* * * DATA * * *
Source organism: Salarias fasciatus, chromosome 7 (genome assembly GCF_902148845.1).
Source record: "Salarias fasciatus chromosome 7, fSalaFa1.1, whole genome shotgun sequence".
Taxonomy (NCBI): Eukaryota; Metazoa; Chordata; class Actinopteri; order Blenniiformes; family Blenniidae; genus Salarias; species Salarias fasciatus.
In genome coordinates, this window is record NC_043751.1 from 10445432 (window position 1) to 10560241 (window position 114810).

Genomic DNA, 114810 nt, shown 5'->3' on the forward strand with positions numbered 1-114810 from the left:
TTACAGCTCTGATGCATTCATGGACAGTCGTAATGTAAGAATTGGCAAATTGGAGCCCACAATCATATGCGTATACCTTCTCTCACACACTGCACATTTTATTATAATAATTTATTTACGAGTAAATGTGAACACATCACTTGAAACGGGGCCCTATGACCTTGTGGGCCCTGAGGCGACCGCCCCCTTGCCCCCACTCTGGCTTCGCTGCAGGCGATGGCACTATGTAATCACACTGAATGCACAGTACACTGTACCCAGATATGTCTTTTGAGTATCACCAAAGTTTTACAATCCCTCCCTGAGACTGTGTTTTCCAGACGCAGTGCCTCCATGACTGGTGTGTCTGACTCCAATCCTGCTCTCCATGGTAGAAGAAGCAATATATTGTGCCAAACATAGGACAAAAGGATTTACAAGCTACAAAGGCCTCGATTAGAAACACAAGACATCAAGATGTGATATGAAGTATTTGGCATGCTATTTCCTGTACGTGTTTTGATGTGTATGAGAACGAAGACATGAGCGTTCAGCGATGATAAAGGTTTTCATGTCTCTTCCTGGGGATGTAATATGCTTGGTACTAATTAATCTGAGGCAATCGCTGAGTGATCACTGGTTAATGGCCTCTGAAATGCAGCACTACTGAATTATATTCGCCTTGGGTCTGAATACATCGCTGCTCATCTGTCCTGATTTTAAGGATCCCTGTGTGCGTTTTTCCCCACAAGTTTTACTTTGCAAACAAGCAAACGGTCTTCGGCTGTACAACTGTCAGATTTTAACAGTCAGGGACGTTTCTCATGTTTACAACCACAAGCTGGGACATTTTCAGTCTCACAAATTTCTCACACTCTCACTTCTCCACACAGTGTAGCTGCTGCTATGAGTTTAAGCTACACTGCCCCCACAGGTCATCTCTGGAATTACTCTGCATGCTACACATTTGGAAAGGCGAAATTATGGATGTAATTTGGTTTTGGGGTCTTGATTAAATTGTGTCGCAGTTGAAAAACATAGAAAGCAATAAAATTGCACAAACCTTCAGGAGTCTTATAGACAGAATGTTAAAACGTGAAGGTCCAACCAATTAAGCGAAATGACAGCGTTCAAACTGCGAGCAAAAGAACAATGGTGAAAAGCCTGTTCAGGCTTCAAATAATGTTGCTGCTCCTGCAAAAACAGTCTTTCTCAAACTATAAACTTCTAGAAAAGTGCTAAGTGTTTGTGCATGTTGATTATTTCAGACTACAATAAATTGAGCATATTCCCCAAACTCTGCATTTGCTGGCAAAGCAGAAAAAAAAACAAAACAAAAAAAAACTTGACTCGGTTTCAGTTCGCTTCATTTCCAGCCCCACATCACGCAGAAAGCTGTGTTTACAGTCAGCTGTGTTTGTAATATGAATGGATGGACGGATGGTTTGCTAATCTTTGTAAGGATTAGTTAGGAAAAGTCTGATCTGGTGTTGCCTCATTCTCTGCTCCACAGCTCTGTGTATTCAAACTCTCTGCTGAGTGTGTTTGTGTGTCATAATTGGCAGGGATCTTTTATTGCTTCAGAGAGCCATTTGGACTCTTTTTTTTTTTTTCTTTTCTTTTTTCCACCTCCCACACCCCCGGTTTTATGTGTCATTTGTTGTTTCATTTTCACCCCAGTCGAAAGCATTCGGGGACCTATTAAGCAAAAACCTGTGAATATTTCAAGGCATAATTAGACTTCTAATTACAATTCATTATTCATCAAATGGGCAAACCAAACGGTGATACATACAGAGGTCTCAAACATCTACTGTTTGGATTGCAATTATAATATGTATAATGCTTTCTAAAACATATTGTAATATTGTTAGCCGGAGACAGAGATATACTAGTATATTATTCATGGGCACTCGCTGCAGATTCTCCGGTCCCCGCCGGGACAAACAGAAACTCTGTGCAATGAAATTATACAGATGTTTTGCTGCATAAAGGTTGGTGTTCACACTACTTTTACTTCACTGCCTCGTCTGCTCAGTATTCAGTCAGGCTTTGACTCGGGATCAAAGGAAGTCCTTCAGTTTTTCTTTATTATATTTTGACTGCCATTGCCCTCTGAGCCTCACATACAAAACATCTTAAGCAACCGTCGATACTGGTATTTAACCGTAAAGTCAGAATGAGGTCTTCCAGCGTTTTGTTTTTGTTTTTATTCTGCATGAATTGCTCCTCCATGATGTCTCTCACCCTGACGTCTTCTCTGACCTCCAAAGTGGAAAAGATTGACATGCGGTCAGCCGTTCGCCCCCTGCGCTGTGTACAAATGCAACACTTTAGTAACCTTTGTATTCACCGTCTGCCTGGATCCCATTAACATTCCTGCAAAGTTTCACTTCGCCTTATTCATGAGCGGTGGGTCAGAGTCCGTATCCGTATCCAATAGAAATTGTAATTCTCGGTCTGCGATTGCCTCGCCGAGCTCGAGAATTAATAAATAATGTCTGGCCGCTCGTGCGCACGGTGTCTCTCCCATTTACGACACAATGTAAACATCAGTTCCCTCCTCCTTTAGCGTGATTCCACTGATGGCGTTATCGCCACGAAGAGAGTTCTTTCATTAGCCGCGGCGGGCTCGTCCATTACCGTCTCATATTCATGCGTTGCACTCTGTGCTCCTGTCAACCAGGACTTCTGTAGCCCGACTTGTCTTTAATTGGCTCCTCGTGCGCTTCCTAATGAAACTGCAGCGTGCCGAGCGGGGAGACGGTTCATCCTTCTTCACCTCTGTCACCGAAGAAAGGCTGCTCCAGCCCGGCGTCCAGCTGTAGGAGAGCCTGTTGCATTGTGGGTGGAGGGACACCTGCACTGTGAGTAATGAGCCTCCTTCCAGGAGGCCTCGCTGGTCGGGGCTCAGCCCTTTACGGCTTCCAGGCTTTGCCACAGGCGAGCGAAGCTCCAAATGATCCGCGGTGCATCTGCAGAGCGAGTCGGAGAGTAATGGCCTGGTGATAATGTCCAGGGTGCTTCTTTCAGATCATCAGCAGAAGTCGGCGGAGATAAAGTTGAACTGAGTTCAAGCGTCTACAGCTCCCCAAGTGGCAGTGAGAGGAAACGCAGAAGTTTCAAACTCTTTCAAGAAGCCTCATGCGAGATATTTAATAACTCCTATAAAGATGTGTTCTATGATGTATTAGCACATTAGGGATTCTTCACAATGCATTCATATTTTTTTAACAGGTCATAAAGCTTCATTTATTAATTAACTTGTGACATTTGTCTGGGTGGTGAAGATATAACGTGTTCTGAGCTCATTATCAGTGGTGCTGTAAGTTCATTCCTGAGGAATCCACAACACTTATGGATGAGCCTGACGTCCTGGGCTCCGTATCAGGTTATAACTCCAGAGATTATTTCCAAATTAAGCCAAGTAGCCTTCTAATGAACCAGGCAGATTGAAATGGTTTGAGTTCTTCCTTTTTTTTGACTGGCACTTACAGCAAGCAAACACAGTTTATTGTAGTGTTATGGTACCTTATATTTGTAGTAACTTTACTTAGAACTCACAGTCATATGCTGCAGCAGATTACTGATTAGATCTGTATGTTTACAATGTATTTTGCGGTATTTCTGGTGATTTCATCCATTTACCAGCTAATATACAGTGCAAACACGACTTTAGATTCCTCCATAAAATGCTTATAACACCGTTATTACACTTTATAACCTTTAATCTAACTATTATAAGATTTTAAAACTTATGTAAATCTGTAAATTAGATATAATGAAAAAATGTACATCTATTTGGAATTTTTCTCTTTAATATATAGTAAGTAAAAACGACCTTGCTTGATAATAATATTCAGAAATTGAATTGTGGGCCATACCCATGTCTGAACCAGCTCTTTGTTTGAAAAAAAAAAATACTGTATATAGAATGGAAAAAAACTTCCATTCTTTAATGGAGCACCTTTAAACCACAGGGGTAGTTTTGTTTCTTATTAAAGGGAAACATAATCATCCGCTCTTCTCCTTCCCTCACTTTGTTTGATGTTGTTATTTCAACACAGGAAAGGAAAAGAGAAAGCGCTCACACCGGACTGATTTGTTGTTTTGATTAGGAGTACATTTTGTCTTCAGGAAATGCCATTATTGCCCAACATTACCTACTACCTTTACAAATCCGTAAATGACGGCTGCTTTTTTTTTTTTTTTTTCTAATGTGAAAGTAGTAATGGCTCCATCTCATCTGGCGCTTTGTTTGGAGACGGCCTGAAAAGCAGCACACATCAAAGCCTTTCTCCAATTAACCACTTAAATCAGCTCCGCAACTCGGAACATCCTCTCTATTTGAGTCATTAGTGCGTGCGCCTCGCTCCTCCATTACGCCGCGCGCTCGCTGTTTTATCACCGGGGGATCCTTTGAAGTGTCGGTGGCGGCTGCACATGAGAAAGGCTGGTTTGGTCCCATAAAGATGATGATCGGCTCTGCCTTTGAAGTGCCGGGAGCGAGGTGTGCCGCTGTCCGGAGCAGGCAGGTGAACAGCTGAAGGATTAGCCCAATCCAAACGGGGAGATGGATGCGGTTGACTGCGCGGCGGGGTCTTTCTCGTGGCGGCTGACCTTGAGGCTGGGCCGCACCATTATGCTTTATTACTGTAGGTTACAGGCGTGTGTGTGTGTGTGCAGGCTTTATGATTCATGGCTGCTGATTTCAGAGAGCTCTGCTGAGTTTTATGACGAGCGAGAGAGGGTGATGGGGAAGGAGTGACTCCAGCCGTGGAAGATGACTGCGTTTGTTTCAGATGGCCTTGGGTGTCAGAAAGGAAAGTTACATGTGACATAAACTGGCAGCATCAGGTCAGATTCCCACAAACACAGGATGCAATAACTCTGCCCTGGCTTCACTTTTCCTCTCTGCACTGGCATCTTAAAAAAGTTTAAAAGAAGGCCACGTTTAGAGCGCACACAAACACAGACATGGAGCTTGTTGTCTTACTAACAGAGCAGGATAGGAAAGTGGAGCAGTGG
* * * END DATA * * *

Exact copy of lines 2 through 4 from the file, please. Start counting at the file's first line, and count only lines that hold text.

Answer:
Source record: "Salarias fasciatus chromosome 7, fSalaFa1.1, whole genome shotgun sequence".
Taxonomy (NCBI): Eukaryota; Metazoa; Chordata; class Actinopteri; order Blenniiformes; family Blenniidae; genus Salarias; species Salarias fasciatus.
In genome coordinates, this window is record NC_043751.1 from 10445432 (window position 1) to 10560241 (window position 114810).